198049,262 (11th)40,447 (57th)82.1% (9th)50,564 ('80)


10. Sun Life Stadium, Miami

The building is 25 minutes from campus and saw nearly 10,000 seats subtracted from its capacity this offseason — so the 80.3 percent capacity is more of a projection. That said, the 52,518 average attendance ranked Miami 40th in the nation and seventh in the ACC. Al Golden is 19-8 in four years at home but 11-3 over the last two years. This program needs a smaller, on-campus venue badly.


OpenedCapacity (Rk)'14 Avg. (Rk)% (Rk)Record (Yr)
198765,326 (5th)52,518 (40th)80.3% (11th)80,120 ('13)



11. Heinz Field, Pitt

From an amenities standpoint, few college stadiums can match the posh NFL home of the Pittsburgh Steelers. However, sharing a building with an NFL team has drawbacks as well. Pitt ranked dead last in the ACC at just 63.1 percent average capacity and saw a league-worst decline of 17 percent in attendance from 2013. The Panthers ranked 56th nationally in attendance last fall.


OpenedCapacity (Rk)'14 Avg. (Rk)% (Rk)Record (Yr)
200165,500 (4th)41,315 (56th)63.1% (14th)66,731 ('02)


12. Alumni Stadium, Boston College

It's tough to draw large crowds to Chestnut Hill, as the Eagles have largely overachieved for the better part of the last two decades but routinely rank outside of the top 60 in attendance. Boston College is 12th in the ACC capacity, 12th in average capacity (77.0 percent) and 12th in average attendance — which ranks 64th nationally. Steve Addazio, like many before him, has done good work at BC but is just 8-5 at Alumni Stadium.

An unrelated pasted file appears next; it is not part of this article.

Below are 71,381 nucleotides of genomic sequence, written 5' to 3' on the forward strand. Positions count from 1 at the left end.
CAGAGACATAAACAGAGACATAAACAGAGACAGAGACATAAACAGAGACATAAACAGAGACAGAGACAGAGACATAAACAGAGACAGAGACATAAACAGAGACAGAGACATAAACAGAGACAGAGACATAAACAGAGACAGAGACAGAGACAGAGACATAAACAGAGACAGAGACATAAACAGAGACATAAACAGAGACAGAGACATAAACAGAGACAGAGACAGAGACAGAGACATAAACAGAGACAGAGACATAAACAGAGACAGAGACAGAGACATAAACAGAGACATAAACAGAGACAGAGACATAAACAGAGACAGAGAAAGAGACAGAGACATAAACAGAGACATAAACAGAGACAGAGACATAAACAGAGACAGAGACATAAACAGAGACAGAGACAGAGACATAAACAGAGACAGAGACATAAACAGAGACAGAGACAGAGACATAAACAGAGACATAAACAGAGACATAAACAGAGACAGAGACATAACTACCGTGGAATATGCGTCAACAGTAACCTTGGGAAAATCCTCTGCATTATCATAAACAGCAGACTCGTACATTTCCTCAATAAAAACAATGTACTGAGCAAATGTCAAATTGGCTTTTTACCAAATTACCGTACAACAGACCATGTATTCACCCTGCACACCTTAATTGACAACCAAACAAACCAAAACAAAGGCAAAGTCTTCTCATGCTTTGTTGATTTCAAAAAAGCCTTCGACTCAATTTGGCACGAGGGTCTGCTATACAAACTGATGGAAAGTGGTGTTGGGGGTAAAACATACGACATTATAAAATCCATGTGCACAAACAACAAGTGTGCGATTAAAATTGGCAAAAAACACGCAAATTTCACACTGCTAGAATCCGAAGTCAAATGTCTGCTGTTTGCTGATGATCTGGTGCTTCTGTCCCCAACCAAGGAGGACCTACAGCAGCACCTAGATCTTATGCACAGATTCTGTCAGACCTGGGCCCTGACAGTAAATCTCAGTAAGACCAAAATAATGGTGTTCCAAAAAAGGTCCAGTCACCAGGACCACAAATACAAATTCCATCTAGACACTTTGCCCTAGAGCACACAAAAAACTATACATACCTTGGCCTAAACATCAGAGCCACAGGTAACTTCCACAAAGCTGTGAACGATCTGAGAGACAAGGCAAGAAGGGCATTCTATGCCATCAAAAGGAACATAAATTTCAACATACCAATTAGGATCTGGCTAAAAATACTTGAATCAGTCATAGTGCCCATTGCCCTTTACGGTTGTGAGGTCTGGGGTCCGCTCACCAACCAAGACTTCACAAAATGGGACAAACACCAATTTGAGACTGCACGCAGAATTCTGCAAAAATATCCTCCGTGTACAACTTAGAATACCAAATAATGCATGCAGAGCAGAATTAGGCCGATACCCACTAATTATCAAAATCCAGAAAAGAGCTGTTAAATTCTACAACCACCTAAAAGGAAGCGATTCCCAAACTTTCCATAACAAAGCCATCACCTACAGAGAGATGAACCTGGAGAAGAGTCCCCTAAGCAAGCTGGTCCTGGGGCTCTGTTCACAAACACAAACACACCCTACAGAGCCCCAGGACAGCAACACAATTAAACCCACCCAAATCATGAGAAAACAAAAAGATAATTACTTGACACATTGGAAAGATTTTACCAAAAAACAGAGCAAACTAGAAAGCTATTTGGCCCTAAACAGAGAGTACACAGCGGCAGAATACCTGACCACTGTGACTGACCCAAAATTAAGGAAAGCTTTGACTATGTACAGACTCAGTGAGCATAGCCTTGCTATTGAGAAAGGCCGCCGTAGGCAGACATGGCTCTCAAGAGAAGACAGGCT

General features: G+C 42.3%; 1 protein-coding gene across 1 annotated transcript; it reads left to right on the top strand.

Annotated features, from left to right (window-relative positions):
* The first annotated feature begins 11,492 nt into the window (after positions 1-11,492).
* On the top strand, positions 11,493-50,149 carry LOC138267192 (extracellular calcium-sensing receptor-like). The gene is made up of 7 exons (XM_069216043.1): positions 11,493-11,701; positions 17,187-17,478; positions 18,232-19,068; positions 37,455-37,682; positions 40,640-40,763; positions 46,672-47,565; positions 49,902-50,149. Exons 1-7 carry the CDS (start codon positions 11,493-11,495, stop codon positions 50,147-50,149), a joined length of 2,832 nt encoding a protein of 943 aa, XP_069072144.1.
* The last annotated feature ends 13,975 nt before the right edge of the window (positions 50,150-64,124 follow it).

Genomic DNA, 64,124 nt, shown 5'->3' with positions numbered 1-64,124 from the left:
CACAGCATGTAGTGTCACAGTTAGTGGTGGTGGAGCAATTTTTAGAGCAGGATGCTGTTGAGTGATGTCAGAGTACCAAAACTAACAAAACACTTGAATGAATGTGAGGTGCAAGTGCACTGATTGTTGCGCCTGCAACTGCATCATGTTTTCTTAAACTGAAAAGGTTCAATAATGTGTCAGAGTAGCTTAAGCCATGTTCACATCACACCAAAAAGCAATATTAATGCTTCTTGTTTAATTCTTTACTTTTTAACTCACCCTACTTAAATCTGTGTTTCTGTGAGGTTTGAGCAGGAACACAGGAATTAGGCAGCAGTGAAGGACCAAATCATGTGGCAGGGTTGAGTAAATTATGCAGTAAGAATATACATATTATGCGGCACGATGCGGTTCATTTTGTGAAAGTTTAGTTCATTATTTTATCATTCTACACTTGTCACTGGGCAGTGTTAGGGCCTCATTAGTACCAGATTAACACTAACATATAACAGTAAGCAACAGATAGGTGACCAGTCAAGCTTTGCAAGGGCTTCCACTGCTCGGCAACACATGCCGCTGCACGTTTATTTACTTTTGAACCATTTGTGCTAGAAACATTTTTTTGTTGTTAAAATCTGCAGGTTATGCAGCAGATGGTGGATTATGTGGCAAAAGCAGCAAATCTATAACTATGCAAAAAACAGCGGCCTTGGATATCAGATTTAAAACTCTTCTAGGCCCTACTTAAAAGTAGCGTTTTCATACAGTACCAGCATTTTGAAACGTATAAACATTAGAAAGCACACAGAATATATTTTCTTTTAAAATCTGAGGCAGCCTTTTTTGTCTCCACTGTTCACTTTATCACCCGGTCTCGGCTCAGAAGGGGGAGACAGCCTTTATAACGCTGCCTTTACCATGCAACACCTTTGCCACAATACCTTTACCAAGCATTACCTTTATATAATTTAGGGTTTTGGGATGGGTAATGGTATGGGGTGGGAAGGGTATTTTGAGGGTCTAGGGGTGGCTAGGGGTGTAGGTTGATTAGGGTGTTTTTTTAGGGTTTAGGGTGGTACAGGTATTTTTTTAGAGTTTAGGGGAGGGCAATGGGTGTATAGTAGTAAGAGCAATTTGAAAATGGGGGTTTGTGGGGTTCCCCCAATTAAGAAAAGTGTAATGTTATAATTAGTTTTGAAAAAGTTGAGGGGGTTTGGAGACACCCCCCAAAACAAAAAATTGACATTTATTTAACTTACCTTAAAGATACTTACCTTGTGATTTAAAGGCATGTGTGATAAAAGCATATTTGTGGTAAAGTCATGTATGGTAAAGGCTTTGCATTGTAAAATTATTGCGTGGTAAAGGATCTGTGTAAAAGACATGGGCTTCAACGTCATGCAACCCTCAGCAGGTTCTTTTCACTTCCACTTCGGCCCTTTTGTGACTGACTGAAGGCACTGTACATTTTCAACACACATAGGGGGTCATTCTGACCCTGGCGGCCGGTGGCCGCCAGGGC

OpenedCapacity (Rk)'14 Avg. (Rk)% (Rk)Record (Yr)
195744,500 (12th)34,270 (64th)77.0% (12th)44,500


13. BB&T Field, Wake Forest

To Wake's fans' credit, there are typically never a ton of empty seats in BB&T and the recent round of upgrades have improved the gameday experience. However, the Deacs ranked last in the ACC in attendance last fall — 83rd nationally — and were only slightly better in average capacity (8th at 86.4 percent). All three of Wake Forest's wins last season came at home.


OpenedCapacity (Rk)'14 Avg. (Rk)% (Rk)Record (Yr)
196831,500 (14th)27,210 (83rd)86.4% (8th)37,623 ('04)


14. Wallace Wade Stadium, Duke

Attendance has gotten better under the David Cutcliffe regime due in large part to winning more games. However, the stadium still ranks at the bottom of the ACC in most attendance categories. Wallace Wade is 13th in capacity in the ACC, 10th in average capacity (80.4 percent) and was 13th in attendance last season — ranking just 82nd nationally. It makes Cutcliffe's 15-6 home record over the last three years incredibly impressive.